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The perils of riding the change curve

In what I'm going to describe as a guerilla information systems swoop, I sneaked into the office over the Christmas break and installed a new telecoms suite. I use the term telecoms suite rather than just telephone, because my new system does so much more than the old telephone. Not only does it have more function buttons than I have ever seen on a phone, it also integrates seamlessly with my iPhone, acts as a base station for 14 other dect phones (not sure where I'm going to put those yet), provides support for wired and wireless headsets and, most importantly of all, connects via Ethernet to my computer to integrate with my database software. In every measurable way it is light years ahead of my previous telephone.

So am I a happy boy? No, I am not. The instruction manual is 150 pages thick, and the instructions themselves were clearly not written by anyone who had either used the phone or was ever likely to. With every function I try program, the instructions constantly direct me to other pages forwards or backwards in the manual, so that I'm following breadcrumbs towards an elusive solution that may or may not exist. It took me the best part of a morning to work out how to use the wired headset. On my old phone, you plugged it in and, if somebody rang, simply pressed the headset button to answer and then to hang up. With the new phone I had to program this function myself. First I assigned it to the wrong set of function keys. It looked as though it was correct until I tried to answer the phone, and cut off the first four callers. A couple of hours later, I had answering the phone via the headset working, but not hanging up. And I haven't even looked at the wireless headset yet.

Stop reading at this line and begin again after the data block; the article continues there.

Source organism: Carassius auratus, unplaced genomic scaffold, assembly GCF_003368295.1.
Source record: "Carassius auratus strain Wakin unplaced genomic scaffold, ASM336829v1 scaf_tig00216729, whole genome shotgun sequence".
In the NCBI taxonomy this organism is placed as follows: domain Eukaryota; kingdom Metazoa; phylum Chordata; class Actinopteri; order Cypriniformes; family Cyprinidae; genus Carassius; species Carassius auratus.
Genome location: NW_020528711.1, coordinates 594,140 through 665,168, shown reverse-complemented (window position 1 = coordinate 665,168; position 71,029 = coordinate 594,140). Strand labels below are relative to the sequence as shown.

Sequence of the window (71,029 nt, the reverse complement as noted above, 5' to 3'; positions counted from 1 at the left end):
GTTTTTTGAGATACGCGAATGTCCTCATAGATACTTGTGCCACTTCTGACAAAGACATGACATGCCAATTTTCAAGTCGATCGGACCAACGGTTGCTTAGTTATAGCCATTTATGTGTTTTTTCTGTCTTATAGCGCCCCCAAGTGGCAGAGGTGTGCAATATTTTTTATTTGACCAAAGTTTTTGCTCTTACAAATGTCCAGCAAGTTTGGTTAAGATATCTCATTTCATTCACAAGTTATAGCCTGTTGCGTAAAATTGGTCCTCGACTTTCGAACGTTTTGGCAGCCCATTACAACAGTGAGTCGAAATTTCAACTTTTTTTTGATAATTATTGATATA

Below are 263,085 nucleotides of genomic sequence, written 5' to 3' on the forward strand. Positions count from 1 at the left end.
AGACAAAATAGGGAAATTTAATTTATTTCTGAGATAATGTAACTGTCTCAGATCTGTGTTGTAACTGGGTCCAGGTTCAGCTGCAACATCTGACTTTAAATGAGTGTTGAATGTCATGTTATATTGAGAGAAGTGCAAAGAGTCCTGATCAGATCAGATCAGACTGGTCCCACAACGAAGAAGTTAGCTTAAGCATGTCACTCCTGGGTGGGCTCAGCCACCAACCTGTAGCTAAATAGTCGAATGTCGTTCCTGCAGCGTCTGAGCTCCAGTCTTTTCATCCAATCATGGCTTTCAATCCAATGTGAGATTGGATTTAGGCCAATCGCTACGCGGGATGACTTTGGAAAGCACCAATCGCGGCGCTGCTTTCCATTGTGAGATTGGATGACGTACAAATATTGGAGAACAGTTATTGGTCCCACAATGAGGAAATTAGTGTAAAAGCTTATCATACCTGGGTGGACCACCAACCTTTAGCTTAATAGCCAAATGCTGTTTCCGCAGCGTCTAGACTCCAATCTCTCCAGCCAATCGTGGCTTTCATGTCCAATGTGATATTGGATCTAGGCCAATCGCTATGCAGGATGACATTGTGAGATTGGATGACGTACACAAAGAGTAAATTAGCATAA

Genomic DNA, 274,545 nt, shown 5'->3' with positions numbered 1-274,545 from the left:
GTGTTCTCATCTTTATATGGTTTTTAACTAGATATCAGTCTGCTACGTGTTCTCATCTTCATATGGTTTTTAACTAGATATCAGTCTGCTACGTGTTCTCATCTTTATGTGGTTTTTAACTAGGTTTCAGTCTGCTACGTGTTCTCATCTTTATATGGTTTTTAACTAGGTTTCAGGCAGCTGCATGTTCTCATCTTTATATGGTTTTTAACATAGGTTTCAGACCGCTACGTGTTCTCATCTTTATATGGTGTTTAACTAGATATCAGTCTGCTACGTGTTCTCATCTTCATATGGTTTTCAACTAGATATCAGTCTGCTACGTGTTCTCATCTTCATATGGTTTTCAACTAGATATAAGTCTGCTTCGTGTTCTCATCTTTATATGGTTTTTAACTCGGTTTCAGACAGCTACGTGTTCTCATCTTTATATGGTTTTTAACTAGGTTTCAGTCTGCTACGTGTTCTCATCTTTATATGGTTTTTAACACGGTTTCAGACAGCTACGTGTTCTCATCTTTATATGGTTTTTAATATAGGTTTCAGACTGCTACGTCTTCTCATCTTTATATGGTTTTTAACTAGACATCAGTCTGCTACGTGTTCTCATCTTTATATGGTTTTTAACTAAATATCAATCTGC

But it's the simple things that are really winding me up. I had to program in a function key to look at missed calls. The manual was surprisingly clear on how to do this. What it won't tell me is how to exit that screen. Every button I try results in dialling the last number I was looking at. On occasions that might be useful, but mostly I'd simply like to go back to the home screen.

Have I tried to integrate the phone with the computer yet? I am sitting here now, almost a month after the initial installation, with the Ethernet cable in my hand. Quite honestly, the computer is the last place I'm thinking of shoving the connector.

Talking to a colleague, it seems that this experience is not solely the preserve of telephones, and in fact can be the norm with any new technology. I am riding, I am reliably informed, the change curve: Any new product will be better than the one it replaces, and our expectations are naturally higher. But first we have to learn how to get the most out of it and, while we're learning, the performance will actually be worse than the technology it replaces. The danger is that, at this highly stressful point on the curve, we will rip out the new technology, eighty-six it, and go back to the old. But if we bear with it, and continue to learn, eventually the performance of the new will exceed the old, and we'll all be smug and contented.

I could point to several product categories in our industry where the change curve is so shallow that users enjoy the benefits almost from day one. PLCs are a great example. But there are many others where users go through real pain. So let me encourage all suppliers to assess the change curve associated with your own products, and ask how quickly those products can honestly be expected to meet user expectations.

Mark Simms, 20 January 2015

 
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